doi:10.1128/AAC.49.5.1865-1871.2005
PMCID: PMC1087644  PMID: 15855508
6.  Influence of Transcriptional Activator RamA on Expression of Multidrug Efflux Pump AcrAB and Tigecycline Susceptibility in Klebsiella pneumoniae 
Tigecycline is an expanded broad-spectrum antibacterial agent that is active against many clinically relevant species of bacterial pathogens, including Klebsiella pneumoniae. The majority of K. pneumoniae isolates are fully susceptible to tigecycline; however, a few strains that have decreased susceptibility have been isolated. One isolate, G340 (for which the tigecycline MIC is 4 μg/ml and which displays a multidrug resistance [MDR] phenotype), was selected for analysis of the mechanism for this decreased susceptibility by use of transposon mutagenesis with IS903φkan. A tigecycline-susceptible mutant of G340, GC7535, was obtained (tigecycline MIC, 0.25 μg/ml). Analysis of the transposon insertion mapped it to ramA, a gene that was previously identified to be involved in MDR in K. pneumoniae. For GC7535, the disruption of ramA led to a 16-fold decrease in the MIC of tigecycline and also a suppression of MDR. Trans-complementation with plasmid-borne ramA restored the original parental phenotype of decreased susceptibility to tigecycline. Northern blot analysis revealed a constitutive overexpression of ramA that correlated with an increased expression of the AcrAB transporter in G340 compared to that in tigecycline-susceptible strains. Laboratory mutants of K. pneumoniae with decreased susceptibility to tigecycline could be selected at a frequency of approximately 4 × 10−8. These results suggest that ramA is associated with decreased tigecycline susceptibility in K. pneumoniae due to its role in the expression of the AcrAB multidrug efflux pump.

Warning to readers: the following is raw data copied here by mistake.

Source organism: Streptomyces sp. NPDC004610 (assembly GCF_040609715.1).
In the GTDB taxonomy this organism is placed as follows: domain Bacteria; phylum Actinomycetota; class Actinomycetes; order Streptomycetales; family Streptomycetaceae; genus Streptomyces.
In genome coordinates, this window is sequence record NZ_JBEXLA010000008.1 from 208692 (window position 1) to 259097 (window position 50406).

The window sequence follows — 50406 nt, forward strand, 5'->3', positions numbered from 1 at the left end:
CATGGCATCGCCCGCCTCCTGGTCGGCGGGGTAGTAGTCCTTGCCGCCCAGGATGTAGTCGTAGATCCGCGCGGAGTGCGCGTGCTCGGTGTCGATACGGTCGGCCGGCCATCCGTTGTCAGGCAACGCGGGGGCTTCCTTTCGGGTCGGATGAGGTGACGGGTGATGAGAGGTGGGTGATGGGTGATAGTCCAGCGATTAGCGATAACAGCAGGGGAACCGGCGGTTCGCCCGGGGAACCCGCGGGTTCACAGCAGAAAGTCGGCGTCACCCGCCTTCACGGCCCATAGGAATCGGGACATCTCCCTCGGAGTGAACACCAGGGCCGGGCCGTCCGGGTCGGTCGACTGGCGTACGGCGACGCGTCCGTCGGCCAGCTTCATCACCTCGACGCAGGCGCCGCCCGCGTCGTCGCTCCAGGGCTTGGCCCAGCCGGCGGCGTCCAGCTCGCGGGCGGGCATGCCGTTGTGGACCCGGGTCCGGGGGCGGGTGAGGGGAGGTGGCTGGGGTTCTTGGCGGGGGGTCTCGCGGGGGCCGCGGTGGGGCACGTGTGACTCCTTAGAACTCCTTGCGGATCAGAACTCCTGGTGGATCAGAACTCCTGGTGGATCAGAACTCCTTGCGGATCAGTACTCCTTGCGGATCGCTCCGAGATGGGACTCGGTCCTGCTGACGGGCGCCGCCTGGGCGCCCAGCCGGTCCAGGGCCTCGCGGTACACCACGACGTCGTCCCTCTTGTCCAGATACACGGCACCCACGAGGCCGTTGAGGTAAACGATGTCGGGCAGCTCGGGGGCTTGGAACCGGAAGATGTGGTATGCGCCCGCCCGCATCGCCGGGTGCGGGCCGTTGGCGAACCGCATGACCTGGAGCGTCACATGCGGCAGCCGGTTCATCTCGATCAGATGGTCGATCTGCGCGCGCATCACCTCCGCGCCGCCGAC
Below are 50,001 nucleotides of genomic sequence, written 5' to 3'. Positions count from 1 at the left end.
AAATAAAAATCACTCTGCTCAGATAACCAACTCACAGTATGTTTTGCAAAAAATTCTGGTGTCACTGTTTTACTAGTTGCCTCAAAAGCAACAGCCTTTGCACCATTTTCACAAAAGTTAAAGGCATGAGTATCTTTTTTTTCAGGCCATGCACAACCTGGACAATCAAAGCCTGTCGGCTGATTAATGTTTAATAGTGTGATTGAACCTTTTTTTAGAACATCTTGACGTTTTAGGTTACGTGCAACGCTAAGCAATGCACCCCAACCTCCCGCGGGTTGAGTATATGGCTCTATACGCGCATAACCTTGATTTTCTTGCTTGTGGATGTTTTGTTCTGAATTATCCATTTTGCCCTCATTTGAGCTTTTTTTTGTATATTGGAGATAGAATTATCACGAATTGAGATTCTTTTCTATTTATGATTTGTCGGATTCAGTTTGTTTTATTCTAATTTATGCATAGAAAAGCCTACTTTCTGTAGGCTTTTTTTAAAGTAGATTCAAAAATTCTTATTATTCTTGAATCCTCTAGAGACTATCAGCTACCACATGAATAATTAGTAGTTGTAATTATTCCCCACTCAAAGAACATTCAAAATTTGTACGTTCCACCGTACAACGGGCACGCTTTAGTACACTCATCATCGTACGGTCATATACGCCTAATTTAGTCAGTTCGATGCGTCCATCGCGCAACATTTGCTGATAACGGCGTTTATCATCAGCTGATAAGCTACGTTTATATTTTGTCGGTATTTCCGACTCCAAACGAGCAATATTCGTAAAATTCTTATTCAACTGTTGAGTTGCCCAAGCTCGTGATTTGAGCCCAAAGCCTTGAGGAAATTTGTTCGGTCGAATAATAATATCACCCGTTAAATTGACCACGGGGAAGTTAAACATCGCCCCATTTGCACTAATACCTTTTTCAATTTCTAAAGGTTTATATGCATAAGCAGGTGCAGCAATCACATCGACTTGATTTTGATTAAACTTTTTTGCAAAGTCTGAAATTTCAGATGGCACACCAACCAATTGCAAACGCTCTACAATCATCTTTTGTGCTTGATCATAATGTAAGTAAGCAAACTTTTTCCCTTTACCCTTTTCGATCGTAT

doi:10.1128/AAC.49.3.1017-1022.2005
PMCID: PMC549240  PMID: 15728897
7.  AcrAB Efflux Pump Plays a Role in Decreased Susceptibility to Tigecycline in Morganella morganii 
Transposon mutagenesis of a clinical isolate of Morganella morganii, G1492 (tigecycline MIC of 4 μg/ml), yielded two insertion knockout mutants for which tigecycline MICs were 0.03 μg/ml. Transposon insertions mapped to acrA, which is constitutively overexpressed in G1492, suggesting a role of the AcrAB efflux pump in decreased susceptibility to tigecycline in M. morganii.
doi:10.1128/AAC.49.2.791-793.2005
PMCID: PMC547285  PMID: 15673770
8.  Mechanism of Action of the Mannopeptimycins, a Novel Class of Glycopeptide Antibiotics Active against Vancomycin-Resistant Gram-Positive Bacteria 
The naturally occurring mannopeptimycins (formerly AC98-1 through AC98-5) are a novel class of glycopeptide antibiotics that are active against a wide variety of gram-positive bacteria. The structures of the mannopeptimycins suggested that they might act by targeting cell wall biosynthesis, similar to other known glycopeptide antibiotics; but the fact that the mannopeptimycins retain activity against vancomycin-resistant organisms suggested that they might have a unique mode of action. By using a radioactive mannopeptimycin derivative bearing a photoactivation ligand, it was shown that mannopeptimycins interact with the membrane-bound cell wall precursor lipid II [C55-MurNAc-(peptide)-GlcNAc] and that this interaction is different from the binding of other lipid II-binding antibiotics such as vancomycin and mersacidin. The antimicrobial activities of several mannopeptimycin derivatives correlated with their affinities toward lipid II, suggesting that the inhibition of cell wall biosynthesis was primarily through lipid II binding. In addition, it was shown that mannopeptimycins bind to lipoteichoic acid in a rather nonspecific interaction, which might facilitate the accumulation of antibiotic on the bacterial cell surface.